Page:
Slugs of War Detecting Gas & Other Creatures Who Helped Win Wars

H/T War History OnLine.

A look at critters during wartime.

A military working dog accompanies U.S. Soldiers conducting an inspection of an Afghan Border Police checkpoint near the Afghanistan-Pakistan border

Mice and canaries also deserve credit for saving many lives during the First World War. These creatures were used to detect poisonous fumes in underground tunnels.

There are many moving stories of how animals helped in wars. During both the First and Second World wars, many dogs were called up for action. They played important roles such as rescuing, tracking, guarding, and other duties.

Carrier pigeons are well known for delivering secret messages. And of course, horses played an important role in cavalries since ancient times. But there were many other animals who contributed their services and even their lives to war efforts.

The variety of different species is much greater than many people realize. Some of these joined regiments as working animals, others as mascots. Many undertook both roles by doing practical work as well as providing some comfort and keeping up soldiers’ morale.

Dispatching of a message by carrier pigeon within the Swiss Army during World War I. Photo: Schweizerisches Bundesarchiv, CH-BAR#E27#1000/721#14095#4508* / CC-BY-SA 3.0

Working animals


Camels were frequently employed in desert terrain which would have been difficult for horses, because camels had the advantage of being able to travel long distances with little water. In the 20th century, these animals played an important role in the First World War, replacing horses in the desert for carrying both loads and riders.

The officer most known for riding a camel must have been T. E. Lawrence, immortalized as “Lawrence of Arabia,” who led an Arab offensive against the Turks in the years just before the outbreak of the First World War.

Lawrence at Aqaba, 1917

During WWI, the Imperial Camel Corps was a camel-mounted infantry force that operated in the Middle Eastern and African deserts. The Corps played an important role in campaigns such as Palestine and Sinai during the war. As the war progressed, the role of mounted infantry declined due to the nature of the fighting, and camels were used more for carrying loads.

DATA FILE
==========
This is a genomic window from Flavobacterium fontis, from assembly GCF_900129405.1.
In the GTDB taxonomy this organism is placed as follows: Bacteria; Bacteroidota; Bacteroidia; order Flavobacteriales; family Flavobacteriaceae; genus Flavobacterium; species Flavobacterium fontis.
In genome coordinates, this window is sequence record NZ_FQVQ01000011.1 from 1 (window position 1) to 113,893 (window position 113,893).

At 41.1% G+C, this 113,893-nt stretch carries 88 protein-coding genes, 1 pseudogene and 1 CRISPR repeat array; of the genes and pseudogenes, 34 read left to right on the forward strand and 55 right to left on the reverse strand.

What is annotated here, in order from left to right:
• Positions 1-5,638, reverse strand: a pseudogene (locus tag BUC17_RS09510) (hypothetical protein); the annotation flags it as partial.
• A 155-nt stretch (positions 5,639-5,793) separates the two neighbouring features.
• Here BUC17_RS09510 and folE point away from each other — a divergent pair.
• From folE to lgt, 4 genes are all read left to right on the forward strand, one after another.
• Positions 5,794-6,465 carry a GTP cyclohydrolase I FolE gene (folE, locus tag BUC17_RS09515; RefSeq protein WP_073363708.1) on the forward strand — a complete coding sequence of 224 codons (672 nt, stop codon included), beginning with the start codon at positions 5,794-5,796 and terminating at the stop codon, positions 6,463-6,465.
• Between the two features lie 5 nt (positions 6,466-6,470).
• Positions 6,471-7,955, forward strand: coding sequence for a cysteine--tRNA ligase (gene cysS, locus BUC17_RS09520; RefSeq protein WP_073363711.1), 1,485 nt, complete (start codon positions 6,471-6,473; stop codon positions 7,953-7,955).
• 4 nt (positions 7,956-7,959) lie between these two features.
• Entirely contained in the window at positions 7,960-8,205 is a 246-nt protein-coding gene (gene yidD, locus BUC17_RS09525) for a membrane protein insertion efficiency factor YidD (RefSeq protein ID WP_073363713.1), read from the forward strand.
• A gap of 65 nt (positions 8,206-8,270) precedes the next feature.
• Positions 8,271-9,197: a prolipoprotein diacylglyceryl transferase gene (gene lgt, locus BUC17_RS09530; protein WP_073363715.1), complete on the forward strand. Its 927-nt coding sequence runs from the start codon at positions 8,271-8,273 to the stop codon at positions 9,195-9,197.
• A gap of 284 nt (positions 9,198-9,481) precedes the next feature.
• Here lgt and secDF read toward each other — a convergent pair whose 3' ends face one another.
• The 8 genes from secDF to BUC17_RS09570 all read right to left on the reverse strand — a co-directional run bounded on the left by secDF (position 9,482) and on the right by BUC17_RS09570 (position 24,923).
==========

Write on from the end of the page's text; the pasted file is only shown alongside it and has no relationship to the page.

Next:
Mules, donkeys, oxen, and even elephants also provided an alternative to horses for carrying equipment and heavy lifting.

A posed photograph of Australian, British, New Zealand and Indian Camel Corps troopers

Mice, Canaries and Slugs

Mice and canaries also deserve credit for saving many lives during the First World War. These creatures were used to detect poisonous fumes in underground tunnels.

Part of the Allies’ strategy was to build networks of tunnels under the trenches to reach the German front, which they would then attack from below by filling the tunnel with explosives. However, after the explosions had taken place, the tunnels would be filled with dangerous gases. Soldiers could not enter the tunnels until the gas had cleared.

To check if it was safe to enter the tunnels, mice or canaries would be sent in to test the air quality. If the animal was overwhelmed by the fumes it would pass out. Fortunately, they would often be revived and were able to continue carrying out their important service.

British soldiers with rescued canaries, France, during World War I.

Even slugs could play a part in detecting gases. These creatures were particularly sensitive to mustard gas, which posed a real danger for soldiers in the trenches. The slug would respond by closing up its breathing holes and compressing its body.

Slugs were more sensitive to the gas than humans, so they detected it before the soldiers did. When the soldiers saw the slug behaving in this way, they knew it was time to put on their gas masks.